Duty Free
Image courtesy of Joey Dwyer/DUTY FREE FILM

At the age of 75, Rebecca Danigelis suddenly found herself unemployed after spending 55 years in the workforce as a housekeeper. The British immigrant who arrived in the U.S. in the 60s managed to raise two boys on one check. She put her youngest (Sian-Pierre Regis) through college while caring for her oldest son Gabriel who is disabled. When her position was eliminated at a Boston hotel, Rebecca realized that she wouldn’t be able to get by on Social Security. With just $600 in the bank and a limited lease on her hotel apartment, she panicked. Luckily, Sian-Pierre is the kind of son every mother hopes for. As a journalist, he shared her story, started a successful crowdfunding campaign, and used the money raised to fulfill his mom’s bucket list while planning the next chapter of her life.

Review

DUTY FREE (2021)

Documentary. Directed by Sian-Pierre Regis

Filmed over three years, “Duty Free” is perfectly timed to open this Mother’s Day weekend. It’s a lighthearted documentary that only skirts the issue of ageism in the workplace to center on Sian-Pierre’s love for his mother and his mission to pay her back for all the sacrifices she made for her family. He takes a hiatus from his New York job and relocates to Boston so he can help his mother get back on her feet while documenting their journey for his debut feature.

The story begins with Rebecca looking sharp in her business suit as she inspects a room at the Boston hotel where she holds the Housekeeping Supervisor position. “Housekeeping is the heart of the hotel” she comments in voiceover narration, explaining it’s a hard but rewarding job, “You take things that look like nothing and make them look great.” You can tell Rebecca takes pride in her work as she points out her duties which include keeping a smile on your face at all times.

The first sign of trouble comes when Rebecca is written up after arguing with her manager. Soon thereafter she’s laid off after decades of service when her position is eliminated. The timing is suspicious but rather than interviewing the hotel’s management while rallying to get Rebecca’s job back, Sian-Pierre pushes the story forward by using Rebecca’s frantic voicemails to explain how management was taking away her responsibilities indicating that they were phasing her out. It’s a dire situation faced by countless seniors in the workforce who suddenly find themselves unemployed. As you can imagine that aren’t very many employers searching for 75-year-old workers.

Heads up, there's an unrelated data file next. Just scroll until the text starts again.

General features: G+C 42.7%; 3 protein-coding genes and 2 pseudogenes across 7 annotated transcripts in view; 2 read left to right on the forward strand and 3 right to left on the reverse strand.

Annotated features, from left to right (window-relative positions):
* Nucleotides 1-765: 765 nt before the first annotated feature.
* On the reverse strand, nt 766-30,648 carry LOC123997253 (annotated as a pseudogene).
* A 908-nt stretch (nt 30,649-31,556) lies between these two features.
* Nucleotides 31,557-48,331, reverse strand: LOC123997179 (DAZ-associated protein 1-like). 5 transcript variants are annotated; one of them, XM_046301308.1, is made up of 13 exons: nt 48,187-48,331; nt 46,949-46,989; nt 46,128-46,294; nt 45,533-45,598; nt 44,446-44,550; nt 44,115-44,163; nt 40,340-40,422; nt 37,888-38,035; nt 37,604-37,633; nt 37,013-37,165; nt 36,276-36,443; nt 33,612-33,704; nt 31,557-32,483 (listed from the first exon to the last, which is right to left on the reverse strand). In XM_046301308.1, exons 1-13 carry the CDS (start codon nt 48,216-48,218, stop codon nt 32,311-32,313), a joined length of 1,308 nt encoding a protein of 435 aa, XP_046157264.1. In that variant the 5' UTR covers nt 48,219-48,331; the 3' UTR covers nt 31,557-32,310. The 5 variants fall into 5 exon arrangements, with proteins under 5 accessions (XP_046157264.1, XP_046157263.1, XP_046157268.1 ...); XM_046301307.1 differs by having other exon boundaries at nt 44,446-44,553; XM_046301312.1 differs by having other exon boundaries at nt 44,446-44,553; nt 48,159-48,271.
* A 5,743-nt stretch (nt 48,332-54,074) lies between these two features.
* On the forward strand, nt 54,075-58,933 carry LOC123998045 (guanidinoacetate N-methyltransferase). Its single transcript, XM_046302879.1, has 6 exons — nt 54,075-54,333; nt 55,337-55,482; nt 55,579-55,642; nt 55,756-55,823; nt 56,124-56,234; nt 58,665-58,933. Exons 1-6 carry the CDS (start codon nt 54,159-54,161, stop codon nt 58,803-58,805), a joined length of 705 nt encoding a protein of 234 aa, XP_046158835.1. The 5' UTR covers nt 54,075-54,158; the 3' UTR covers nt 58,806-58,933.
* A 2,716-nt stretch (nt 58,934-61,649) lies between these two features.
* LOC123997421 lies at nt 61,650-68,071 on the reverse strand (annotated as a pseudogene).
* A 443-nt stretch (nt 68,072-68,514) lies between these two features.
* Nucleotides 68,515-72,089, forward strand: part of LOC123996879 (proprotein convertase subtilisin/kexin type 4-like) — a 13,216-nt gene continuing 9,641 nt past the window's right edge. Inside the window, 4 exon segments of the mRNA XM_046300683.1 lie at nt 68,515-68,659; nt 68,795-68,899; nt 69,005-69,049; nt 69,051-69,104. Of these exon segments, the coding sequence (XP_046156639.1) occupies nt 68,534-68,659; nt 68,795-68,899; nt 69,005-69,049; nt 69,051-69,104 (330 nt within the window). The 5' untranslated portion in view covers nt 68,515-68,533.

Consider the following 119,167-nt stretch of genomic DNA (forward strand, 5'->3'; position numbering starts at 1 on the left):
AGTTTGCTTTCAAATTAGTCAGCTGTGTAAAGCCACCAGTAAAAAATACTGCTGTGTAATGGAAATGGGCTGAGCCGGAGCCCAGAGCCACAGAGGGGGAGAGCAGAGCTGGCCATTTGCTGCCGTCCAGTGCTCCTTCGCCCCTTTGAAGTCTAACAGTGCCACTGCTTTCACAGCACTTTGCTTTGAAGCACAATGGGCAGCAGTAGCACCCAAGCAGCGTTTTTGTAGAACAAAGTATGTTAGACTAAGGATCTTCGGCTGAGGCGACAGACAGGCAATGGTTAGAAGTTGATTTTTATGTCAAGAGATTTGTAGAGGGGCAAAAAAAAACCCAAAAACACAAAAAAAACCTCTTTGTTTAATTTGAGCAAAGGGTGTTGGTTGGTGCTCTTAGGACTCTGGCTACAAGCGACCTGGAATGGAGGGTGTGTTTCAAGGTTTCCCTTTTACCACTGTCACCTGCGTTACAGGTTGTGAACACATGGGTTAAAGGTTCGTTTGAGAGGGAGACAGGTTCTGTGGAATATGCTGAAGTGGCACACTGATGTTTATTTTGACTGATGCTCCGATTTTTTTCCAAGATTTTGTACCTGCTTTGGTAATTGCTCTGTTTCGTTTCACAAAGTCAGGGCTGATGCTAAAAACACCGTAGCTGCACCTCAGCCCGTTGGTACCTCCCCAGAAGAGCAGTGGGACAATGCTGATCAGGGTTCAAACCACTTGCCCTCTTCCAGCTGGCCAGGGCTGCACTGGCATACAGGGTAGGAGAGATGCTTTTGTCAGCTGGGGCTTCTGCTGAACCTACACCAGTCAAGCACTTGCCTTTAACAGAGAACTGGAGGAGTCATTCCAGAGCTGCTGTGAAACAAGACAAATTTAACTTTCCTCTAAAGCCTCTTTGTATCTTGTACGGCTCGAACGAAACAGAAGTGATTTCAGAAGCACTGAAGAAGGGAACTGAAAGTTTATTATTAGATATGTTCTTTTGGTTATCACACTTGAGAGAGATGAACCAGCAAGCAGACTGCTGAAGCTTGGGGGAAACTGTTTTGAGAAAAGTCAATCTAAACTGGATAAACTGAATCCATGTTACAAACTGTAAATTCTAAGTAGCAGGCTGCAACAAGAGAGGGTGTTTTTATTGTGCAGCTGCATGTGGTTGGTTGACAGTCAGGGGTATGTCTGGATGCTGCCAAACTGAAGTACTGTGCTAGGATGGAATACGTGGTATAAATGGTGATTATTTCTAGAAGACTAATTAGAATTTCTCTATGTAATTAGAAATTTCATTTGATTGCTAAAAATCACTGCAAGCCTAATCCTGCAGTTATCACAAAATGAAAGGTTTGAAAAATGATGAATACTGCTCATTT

Sian-Pierre may be a journalist who has worked for CNN, MTV, and HLN but at 32 he finds himself in a situation similar to his mother’s, with no savings in the bank to fall back on. How is he going to keep both of them afloat?

While Rebecca uses Sian-Pierre’s laptop to search online for job openings, she becomes frustrated as time goes by without any leads. In a voicemail to her son, she sounds overwrought, “I’m tired of life. I’m tired of everything.”

To ease her tension, Sian-Pierre skypes Rebecca asking her to come up with a list of things she could never do because of her job. He refers to it as a “Life List.” The plan is to do one thing each month for the next year. “How am I going to pay for that?” Rebecca asks, but Sian-Pierre tells her not to worry about it, that’s his problem.

Rebecca’s list includes join Instagram, milk a cow, take a hip-hop class, reunite with family, and go skydiving. Knowing that this would make a great documentary, Sian-Pierre raises $60,000 on Kickstarter in a month which allows him to start knocking off items on the list while documenting their progress.

Using old photographs, video footage, and interviews with family, Sian-Pierre manages to squeeze his mother’s life story into 73 minutes. There are more ups than downs as Rebecca is reunited with the daughter she had to give up as a child — it’s fully explained in the documentary — and a brother she hasn’t seen in ages as she travels back to England.

There are a few melancholy moments in the documentary, but the mood never gets to the point where waterworks are shed. Sian-Pierre doesn’t allow enough time for the viewer to feel somber as the film’s fast pace quickly moves forward to the next adventure on Rebecca’s Life List. Watching her dance to hip-hop, milk a cow, and jump out of an airplane is sure to bring a smile to your face.

“Duty Free” is an enjoyable tribute to mothers everywhere who sacrifice everything for their children. Rebecca is a charming, intelligent 75-year-old who remains sharp and full of enthusiasm. The only regret you may have as a viewer is not coming up with Sian-Pierre’s idea first. Happy Mother’s Day to moms everywhere and to my mom a quick message with love, “Thank You.”

(3 stars)

Opens Friday in select theaters and available to stream at https://www.dutyfreefilm.com/watch-the-film

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Joe Friar

Member of the Critics Choice Association (CCA), Latino Entertainment Journalists Association (LEJA), the Houston Film Critics Society, and a Rotten Tomatoes approved critic.

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